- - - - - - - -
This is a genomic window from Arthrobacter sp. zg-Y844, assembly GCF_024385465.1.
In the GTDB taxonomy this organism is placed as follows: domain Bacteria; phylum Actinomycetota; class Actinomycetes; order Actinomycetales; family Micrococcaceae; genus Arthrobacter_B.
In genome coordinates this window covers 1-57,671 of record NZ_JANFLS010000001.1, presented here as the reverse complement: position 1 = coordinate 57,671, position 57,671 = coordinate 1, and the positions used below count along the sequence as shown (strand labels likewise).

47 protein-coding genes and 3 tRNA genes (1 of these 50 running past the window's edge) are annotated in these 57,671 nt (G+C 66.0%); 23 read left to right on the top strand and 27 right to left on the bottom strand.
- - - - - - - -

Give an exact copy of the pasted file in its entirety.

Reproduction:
This is a genomic window from Arthrobacter sp. zg-Y844, assembly GCF_024385465.1.
In the GTDB taxonomy this organism is placed as follows: domain Bacteria; phylum Actinomycetota; class Actinomycetes; order Actinomycetales; family Micrococcaceae; genus Arthrobacter_B.
In genome coordinates this window covers 1-57,671 of record NZ_JANFLS010000001.1, presented here as the reverse complement: position 1 = coordinate 57,671, position 57,671 = coordinate 1, and the positions used below count along the sequence as shown (strand labels likewise).

47 protein-coding genes and 3 tRNA genes (1 of these 50 running past the window's edge) are annotated in these 57,671 nt (G+C 66.0%); 23 read left to right on the top strand and 27 right to left on the bottom strand.